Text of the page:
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Church History of Allin Illinois

Posted By Dennis Partridge On In Illinois | No Comments

We have no records of early religious gatherings. As Mr. Hill, of Twin Grove, would put it, ” Of course, we have a few funerals,” but we find no church in the township at present whose history dates back to the first settlement of the township. Those of the early inhabitants who had any religious preferences seem to have united with churches in other localities. There were plenty of organizations in the various groves, and it was customary to travel what now seem enormous distances in order to reach a place of worship.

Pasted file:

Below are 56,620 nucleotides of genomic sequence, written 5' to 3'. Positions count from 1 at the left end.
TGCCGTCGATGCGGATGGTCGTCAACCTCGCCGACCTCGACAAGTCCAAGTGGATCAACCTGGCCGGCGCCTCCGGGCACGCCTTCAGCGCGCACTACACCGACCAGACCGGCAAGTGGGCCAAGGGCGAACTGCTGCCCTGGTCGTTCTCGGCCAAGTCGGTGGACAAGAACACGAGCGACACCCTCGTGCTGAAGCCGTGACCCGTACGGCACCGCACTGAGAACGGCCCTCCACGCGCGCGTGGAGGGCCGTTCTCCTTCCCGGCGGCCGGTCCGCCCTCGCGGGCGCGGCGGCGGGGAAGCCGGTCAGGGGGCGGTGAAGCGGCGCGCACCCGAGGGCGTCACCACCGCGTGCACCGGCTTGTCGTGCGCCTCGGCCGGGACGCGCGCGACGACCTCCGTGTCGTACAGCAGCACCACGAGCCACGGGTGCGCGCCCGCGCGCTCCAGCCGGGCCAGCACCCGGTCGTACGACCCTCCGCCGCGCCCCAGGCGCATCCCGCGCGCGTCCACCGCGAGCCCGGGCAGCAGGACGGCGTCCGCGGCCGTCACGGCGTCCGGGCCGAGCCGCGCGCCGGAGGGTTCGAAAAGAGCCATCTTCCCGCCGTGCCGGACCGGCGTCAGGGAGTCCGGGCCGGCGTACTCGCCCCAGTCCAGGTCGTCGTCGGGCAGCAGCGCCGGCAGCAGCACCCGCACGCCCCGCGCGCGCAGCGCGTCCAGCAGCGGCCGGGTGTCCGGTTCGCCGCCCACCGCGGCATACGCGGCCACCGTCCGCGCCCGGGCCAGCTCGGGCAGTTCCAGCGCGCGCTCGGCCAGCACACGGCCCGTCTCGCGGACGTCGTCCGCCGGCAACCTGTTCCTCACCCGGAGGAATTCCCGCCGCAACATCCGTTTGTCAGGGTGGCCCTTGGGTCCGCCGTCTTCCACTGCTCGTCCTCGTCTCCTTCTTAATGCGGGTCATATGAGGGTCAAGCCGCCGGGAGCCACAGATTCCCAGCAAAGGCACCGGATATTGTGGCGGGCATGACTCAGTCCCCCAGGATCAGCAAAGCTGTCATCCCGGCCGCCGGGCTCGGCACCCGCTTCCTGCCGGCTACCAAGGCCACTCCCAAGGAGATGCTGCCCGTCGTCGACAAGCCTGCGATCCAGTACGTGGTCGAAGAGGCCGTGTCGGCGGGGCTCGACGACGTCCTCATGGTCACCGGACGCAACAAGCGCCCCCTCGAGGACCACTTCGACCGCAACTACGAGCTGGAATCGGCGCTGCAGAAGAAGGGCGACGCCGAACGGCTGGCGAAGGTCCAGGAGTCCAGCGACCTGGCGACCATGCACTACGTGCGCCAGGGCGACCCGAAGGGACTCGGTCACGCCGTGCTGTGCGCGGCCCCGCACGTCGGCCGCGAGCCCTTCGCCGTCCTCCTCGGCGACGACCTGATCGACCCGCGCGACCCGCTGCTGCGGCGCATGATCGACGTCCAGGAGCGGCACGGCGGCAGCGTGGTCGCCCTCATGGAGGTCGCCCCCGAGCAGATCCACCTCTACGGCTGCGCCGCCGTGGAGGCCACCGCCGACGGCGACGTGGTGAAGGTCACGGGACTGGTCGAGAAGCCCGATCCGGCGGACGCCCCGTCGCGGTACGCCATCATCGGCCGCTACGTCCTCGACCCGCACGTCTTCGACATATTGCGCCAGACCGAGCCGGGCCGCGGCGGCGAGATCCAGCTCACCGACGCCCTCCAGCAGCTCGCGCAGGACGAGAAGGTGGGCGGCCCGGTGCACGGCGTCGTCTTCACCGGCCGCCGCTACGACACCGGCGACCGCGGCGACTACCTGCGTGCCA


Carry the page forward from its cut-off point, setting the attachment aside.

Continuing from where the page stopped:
The only church in the township, outside of the village of Stanford, is the edifice erected by the Cumberland Presbyterians in 1863. It is a fine country church, standing a short distance northeast of the village of Stanford. It is in the open prairie, but has company in the tall, white tombstones that stand so lonely and still in the graveyard adjoining. The building is 40×60 feet, and cost about $4,000. The members of this society belonged to the church organized at Stout’s Grove, before the organization here. The Rev. J. A. Chase began preaching in the schoolhouse, which stood one-half mile north of the site of the present church. Here a considerable interest was awakened in the cause, and a number of additions made to the society. As a result, the members of this denomination, living in convenient distances, met and formed a society, and built a church immediately. John Armstrong, Thomas Neal, Kane Cooper and others were prominent men in the organization of the society and the building of the church. J. A. Chase continued his efforts until two years ago. After him, came J. G. White, of Jacksonville, Ill. He is the present Pastor. The society has been a pretty strong one, there having been over five hundred members since the first organization. The present number of communicants is something over two hundred. The church may be considered a child of the Stout’s Grove Society, though the offspring is of more lusty growth than the parent.


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